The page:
I just listened to my brother, Jens Lund Snee, interview Stanford Professor Michael Wara, a climate scientist-turned-legal scholar, for Standford’s Generation Anthropocene podcast. See below for Michael’s and Jens’ backgrounds, and for notable quotes from the interview.
Click the link below to listen to the full interview.
An expert on energy and environmental law, Michael Wara’s research focuses on climate and electricity policy. Professor Wara’s current scholarship lies at the intersection between environmental law, energy law, international relations, atmospheric science, and technology policy. Professor Wara was formerly a geochemist and climate scientist and has published work on the history of the El Niño/La Niña system and its response to changing climates, especially those warmer than today. The results of his scientific research have been published in premier scientific journals, including Science and Nature.
Jens-Erik Lund Snee
Jens-Erik Lund Snee is a Masters student at Stanford University studying Geology and Environmental Sciences. He is interested in ways that scientific knowledge can better inform policy, particularly with regard to international natural resources issues. He spent 2011 on a Fulbright Fellowship studying geology and politics in New Zealand.
“The industries that were gonna be regulated played what I think is a disproportionately important roll in driving the design of the law”
“I try to come at the problem from a sort-of fact-based, data-driven… approach, and that isn’t really how things play out in Washington.”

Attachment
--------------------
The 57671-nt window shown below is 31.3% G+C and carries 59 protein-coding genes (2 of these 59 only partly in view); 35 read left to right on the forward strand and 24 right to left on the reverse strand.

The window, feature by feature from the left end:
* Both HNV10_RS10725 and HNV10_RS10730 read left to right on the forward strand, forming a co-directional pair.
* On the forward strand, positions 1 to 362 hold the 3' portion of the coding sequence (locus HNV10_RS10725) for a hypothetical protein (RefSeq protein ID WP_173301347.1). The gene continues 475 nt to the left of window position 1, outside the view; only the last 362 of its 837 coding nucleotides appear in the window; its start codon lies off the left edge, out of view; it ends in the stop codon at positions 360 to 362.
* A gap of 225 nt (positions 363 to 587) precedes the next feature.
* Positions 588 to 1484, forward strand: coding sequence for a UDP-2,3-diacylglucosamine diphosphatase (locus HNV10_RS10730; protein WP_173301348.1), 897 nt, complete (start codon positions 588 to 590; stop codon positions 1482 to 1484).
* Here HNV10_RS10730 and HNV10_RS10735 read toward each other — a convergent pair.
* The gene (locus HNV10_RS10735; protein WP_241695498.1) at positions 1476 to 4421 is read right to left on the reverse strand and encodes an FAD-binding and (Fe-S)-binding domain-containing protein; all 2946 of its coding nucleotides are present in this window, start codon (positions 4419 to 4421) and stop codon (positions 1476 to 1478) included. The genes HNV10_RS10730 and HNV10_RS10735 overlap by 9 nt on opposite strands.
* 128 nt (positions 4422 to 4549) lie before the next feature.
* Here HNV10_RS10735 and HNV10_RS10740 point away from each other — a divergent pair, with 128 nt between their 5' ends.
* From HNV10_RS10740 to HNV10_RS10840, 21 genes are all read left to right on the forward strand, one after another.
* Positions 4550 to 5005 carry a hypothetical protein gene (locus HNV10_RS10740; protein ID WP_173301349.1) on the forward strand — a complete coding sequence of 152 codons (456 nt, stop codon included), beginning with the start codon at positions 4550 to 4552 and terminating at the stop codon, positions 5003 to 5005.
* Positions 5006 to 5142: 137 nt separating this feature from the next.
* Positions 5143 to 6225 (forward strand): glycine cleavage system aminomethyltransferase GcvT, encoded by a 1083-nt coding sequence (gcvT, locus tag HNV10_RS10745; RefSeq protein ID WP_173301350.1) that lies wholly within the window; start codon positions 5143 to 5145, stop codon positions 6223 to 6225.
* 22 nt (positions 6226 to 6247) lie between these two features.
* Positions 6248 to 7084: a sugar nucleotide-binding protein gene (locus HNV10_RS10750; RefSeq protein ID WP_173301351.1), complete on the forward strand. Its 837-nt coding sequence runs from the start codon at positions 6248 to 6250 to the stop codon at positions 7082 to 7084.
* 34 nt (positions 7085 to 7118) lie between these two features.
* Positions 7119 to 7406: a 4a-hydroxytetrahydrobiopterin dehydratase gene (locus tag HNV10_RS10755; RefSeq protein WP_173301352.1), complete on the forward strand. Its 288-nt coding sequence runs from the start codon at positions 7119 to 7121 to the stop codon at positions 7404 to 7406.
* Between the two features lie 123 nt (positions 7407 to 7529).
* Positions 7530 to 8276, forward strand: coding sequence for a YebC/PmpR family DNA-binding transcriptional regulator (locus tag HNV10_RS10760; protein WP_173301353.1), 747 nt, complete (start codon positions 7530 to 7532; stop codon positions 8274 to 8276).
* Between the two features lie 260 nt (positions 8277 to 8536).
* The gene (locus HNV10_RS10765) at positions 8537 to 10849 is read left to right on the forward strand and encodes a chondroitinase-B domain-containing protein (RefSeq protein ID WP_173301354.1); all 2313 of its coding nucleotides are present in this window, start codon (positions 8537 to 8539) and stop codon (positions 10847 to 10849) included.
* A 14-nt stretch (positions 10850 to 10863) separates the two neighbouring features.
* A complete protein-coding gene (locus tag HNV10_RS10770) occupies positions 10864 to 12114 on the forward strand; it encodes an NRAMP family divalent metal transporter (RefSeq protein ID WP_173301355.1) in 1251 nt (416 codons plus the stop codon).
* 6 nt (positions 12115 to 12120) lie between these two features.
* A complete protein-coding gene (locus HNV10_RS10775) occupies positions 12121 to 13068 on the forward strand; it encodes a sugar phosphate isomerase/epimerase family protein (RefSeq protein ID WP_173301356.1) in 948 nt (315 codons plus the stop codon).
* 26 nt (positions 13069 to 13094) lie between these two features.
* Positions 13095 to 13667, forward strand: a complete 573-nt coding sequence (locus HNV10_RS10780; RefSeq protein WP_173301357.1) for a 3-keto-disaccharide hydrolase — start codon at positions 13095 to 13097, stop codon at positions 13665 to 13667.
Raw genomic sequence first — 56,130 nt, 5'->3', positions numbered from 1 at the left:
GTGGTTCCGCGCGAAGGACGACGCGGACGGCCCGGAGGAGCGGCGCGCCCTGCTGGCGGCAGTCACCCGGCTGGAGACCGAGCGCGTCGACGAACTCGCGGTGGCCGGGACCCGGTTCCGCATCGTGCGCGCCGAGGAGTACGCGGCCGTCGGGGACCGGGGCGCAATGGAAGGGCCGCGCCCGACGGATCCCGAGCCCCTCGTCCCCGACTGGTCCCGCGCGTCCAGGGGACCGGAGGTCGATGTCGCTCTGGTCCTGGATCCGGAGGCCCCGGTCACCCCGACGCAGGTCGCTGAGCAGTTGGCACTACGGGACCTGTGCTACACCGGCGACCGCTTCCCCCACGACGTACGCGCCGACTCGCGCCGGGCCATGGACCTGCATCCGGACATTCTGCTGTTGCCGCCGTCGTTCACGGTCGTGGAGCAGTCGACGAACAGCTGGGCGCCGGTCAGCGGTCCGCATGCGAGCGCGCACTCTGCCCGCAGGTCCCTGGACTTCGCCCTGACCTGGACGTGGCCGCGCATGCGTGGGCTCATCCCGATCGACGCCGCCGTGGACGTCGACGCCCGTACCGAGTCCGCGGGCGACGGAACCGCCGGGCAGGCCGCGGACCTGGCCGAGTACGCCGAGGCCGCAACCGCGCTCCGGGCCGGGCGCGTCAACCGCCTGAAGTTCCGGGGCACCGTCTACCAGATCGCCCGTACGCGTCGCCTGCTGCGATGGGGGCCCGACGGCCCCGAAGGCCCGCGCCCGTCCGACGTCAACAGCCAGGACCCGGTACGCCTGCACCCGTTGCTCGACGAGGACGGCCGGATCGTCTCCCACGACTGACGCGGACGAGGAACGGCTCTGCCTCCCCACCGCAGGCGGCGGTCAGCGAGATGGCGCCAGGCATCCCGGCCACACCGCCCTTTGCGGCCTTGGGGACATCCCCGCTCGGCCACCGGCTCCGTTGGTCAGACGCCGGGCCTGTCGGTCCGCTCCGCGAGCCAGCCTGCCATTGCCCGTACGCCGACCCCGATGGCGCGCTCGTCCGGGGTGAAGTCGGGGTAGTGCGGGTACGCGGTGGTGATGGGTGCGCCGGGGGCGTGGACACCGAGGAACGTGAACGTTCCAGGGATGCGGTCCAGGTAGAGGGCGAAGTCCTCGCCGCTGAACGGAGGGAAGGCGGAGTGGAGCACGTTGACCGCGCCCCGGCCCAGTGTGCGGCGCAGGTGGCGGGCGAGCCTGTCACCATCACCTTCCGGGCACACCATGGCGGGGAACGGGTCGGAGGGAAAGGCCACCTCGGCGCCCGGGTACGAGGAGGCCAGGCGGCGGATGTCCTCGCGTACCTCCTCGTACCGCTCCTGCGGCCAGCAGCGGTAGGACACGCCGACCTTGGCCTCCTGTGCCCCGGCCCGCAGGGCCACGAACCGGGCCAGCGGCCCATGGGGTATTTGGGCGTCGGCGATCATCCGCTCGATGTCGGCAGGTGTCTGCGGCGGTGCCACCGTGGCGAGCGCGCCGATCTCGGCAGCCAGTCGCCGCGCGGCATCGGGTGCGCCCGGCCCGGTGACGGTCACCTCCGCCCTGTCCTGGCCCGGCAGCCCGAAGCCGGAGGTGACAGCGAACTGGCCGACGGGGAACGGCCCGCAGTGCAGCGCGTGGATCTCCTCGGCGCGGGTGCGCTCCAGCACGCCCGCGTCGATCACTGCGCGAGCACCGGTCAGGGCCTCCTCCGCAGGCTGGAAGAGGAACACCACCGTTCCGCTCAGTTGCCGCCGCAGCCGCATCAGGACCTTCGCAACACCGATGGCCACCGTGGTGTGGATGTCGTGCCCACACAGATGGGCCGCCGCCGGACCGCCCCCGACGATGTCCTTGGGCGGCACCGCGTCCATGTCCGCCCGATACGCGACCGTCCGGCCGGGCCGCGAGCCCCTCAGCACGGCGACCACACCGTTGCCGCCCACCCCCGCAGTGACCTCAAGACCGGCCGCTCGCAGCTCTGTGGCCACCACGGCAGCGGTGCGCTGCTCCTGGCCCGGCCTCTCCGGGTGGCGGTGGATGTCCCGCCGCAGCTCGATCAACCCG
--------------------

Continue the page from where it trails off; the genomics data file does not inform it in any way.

“You don’t see to many ideas that really die in the policy arena, unfortunately, even if there’s a lot of evidence to suggest that they aren’t terribly effective.”
“That person ends up sitting – giving expert testimony to lawmakers – pretending as if – pretending that – this was their idea; that this has nothing to do with a financial arrangement that has been made behind the scenes and I find that – I think that, in particular, gives you some clue as to why ideas, good or bad, don’t die in the policy arena.” (apx 16:00)
“If there was one thing I wish we would try more of, it’s smaller-scale agreements, where we actually do things. Where we experiment with reducing emissions of a particular gas, from a particular industry, and then we learn about how well we can implement those kinds of programs; how much they actually cost, not how much industry and environmental groups say they’re going to cost. And we also learn about our partners in the international negotiation, how much we can trust them, how well they can actually implement agreements that they sign on to.” (18:00)
“I think that, if we could have more sort-of small-scale steps, we could actually get a lot further than we have been by trying to craft this giant kind of global, once-and-for-all agreement.” (20:00)
“We see environmental problems being resolved by regulatory approaches that change behavior, change incentives, and we also see environmental problems being resolved by innovation; but sometimes the innovation is stimulated by the regulation.” (21:00)
“Energy research and development investment in this country is pathetic… We need some basic innovation if we’re going to really change the picture on climate.” (22:00)